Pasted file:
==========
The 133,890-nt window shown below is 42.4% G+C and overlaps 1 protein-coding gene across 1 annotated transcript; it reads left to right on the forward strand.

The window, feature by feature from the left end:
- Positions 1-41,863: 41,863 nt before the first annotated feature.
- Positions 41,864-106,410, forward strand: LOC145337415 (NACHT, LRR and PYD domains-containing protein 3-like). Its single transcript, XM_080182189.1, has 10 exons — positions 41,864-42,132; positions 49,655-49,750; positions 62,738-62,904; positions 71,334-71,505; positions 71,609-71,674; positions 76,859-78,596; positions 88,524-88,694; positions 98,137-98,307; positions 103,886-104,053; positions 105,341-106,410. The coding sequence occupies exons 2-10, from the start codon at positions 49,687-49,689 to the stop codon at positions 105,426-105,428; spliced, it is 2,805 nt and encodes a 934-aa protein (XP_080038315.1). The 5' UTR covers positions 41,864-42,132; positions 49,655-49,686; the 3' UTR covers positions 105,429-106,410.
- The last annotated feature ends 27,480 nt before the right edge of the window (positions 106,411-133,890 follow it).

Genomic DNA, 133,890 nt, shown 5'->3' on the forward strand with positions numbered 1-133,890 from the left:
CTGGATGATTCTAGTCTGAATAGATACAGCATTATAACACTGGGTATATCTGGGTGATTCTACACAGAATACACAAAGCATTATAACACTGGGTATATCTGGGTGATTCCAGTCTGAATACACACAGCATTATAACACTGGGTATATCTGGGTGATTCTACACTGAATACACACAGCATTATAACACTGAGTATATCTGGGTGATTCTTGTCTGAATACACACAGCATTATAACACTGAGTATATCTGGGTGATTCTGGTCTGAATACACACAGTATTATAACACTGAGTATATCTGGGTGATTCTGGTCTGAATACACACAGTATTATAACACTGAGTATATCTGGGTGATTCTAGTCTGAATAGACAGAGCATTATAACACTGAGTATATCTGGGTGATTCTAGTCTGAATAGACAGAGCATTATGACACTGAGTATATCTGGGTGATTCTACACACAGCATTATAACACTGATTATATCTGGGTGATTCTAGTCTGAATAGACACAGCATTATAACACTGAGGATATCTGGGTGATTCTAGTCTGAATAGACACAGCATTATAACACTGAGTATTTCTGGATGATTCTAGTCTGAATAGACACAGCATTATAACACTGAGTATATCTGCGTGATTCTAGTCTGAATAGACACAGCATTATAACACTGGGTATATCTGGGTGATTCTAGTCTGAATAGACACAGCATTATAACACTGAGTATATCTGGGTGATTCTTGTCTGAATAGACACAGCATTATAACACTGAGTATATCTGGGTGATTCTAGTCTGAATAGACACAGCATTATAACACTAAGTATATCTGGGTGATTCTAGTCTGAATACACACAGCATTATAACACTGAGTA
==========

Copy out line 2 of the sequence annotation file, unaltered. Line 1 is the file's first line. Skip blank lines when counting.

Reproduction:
The window, feature by feature from the left end: